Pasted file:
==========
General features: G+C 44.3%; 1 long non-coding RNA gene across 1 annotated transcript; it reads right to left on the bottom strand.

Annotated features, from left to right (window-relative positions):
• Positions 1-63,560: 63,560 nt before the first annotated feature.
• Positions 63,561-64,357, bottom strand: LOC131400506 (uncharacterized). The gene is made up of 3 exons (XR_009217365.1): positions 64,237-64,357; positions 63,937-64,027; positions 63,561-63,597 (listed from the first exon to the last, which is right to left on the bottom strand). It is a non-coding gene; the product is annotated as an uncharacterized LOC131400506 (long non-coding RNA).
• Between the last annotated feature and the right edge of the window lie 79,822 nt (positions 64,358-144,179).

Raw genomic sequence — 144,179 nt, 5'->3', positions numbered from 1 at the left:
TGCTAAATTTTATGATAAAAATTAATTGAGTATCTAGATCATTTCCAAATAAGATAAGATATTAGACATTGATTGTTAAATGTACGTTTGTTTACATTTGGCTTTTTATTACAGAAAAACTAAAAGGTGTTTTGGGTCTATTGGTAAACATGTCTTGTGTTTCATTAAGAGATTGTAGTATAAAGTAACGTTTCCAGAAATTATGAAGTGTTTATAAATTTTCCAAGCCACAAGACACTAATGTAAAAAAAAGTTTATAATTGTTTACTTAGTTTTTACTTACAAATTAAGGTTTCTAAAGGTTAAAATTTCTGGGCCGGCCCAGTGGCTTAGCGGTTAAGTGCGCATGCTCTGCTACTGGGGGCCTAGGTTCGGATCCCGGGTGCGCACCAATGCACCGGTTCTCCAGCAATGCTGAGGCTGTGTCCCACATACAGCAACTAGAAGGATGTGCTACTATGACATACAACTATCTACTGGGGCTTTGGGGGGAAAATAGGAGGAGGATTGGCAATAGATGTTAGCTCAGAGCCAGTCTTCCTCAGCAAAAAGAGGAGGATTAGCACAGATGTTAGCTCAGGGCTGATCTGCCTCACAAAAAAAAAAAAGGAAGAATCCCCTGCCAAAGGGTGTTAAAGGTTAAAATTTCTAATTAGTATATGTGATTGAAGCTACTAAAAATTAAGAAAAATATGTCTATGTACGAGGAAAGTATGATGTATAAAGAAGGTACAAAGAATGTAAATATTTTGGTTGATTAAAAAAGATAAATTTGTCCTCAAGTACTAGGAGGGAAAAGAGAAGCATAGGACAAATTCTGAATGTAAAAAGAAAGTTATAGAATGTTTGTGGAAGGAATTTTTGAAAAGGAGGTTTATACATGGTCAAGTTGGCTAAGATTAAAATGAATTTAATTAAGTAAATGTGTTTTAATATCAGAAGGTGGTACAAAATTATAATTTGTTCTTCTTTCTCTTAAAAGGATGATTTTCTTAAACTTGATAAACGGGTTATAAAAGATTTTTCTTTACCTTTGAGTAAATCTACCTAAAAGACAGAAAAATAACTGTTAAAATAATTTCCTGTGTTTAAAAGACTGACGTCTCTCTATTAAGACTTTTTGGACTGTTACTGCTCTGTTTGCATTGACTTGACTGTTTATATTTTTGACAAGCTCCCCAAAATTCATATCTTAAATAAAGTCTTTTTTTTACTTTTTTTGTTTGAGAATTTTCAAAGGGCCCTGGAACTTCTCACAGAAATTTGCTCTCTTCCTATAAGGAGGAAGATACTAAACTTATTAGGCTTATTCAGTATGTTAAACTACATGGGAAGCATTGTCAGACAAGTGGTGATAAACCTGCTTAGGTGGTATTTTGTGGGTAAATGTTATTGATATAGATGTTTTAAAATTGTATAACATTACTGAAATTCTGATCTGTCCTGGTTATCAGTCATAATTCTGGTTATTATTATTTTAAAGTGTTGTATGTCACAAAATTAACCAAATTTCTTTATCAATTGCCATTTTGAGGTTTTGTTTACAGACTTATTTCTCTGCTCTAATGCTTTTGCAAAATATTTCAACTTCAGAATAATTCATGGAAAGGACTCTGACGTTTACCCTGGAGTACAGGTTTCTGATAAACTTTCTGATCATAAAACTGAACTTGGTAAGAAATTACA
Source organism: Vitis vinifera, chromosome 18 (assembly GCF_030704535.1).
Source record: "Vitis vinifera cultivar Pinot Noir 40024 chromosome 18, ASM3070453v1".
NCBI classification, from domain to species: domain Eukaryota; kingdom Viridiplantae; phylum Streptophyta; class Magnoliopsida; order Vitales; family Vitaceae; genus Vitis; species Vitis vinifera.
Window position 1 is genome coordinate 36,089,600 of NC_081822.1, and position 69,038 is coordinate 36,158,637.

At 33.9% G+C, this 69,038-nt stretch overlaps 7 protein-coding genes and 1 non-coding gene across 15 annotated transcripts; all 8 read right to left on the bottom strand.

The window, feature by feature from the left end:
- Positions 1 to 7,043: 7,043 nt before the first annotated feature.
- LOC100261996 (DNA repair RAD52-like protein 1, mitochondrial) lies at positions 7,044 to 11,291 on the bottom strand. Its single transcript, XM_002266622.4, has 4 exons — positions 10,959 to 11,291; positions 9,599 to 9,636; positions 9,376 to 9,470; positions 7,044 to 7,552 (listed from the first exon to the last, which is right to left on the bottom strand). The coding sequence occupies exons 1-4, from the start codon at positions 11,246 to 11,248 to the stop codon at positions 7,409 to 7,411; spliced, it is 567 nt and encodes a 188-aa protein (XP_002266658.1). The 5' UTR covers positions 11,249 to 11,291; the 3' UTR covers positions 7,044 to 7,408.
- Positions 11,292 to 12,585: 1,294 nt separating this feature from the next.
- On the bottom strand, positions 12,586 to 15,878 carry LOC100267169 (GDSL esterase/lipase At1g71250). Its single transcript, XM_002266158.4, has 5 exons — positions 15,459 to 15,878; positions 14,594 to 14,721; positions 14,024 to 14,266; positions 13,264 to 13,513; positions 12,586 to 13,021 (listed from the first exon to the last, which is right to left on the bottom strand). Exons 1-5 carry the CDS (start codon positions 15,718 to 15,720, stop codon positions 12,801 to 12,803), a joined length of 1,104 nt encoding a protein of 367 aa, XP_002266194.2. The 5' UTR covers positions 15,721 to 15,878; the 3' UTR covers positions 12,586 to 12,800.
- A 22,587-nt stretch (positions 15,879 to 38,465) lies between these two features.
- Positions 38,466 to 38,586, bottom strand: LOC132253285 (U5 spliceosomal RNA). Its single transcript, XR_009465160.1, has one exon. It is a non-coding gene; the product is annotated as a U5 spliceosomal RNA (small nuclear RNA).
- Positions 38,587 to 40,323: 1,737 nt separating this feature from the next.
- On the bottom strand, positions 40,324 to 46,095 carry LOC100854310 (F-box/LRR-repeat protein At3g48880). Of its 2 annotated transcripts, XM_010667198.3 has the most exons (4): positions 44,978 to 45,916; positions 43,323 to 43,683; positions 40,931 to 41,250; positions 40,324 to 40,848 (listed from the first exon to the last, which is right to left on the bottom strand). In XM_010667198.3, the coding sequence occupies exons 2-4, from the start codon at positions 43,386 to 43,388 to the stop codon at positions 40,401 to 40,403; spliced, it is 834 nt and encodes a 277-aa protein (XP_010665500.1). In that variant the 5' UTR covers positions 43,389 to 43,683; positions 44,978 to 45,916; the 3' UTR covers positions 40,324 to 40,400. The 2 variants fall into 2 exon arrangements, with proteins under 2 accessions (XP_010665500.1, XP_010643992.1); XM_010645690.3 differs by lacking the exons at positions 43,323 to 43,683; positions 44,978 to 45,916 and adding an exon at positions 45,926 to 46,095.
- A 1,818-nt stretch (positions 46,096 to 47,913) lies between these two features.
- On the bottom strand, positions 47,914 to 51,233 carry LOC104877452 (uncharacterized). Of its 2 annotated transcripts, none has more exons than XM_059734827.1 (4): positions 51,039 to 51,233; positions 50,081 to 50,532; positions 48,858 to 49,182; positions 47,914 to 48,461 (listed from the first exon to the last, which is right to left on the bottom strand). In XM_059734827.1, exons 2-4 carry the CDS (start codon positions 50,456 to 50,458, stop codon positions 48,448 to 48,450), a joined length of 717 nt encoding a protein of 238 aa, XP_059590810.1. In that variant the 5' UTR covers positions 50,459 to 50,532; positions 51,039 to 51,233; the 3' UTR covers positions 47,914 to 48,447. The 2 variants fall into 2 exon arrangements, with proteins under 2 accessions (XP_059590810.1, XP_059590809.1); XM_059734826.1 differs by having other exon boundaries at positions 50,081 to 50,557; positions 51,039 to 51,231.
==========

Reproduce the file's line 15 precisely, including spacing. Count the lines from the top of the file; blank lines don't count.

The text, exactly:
- LOC100261996 (DNA repair RAD52-like protein 1, mitochondrial) lies at positions 7,044 to 11,291 on the bottom strand. Its single transcript, XM_002266622.4, has 4 exons — positions 10,959 to 11,291; positions 9,599 to 9,636; positions 9,376 to 9,470; positions 7,044 to 7,552 (listed from the first exon to the last, which is right to left on the bottom strand). The coding sequence occupies exons 1-4, from the start codon at positions 11,246 to 11,248 to the stop codon at positions 7,409 to 7,411; spliced, it is 567 nt and encodes a 188-aa protein (XP_002266658.1). The 5' UTR covers positions 11,249 to 11,291; the 3' UTR covers positions 7,044 to 7,408.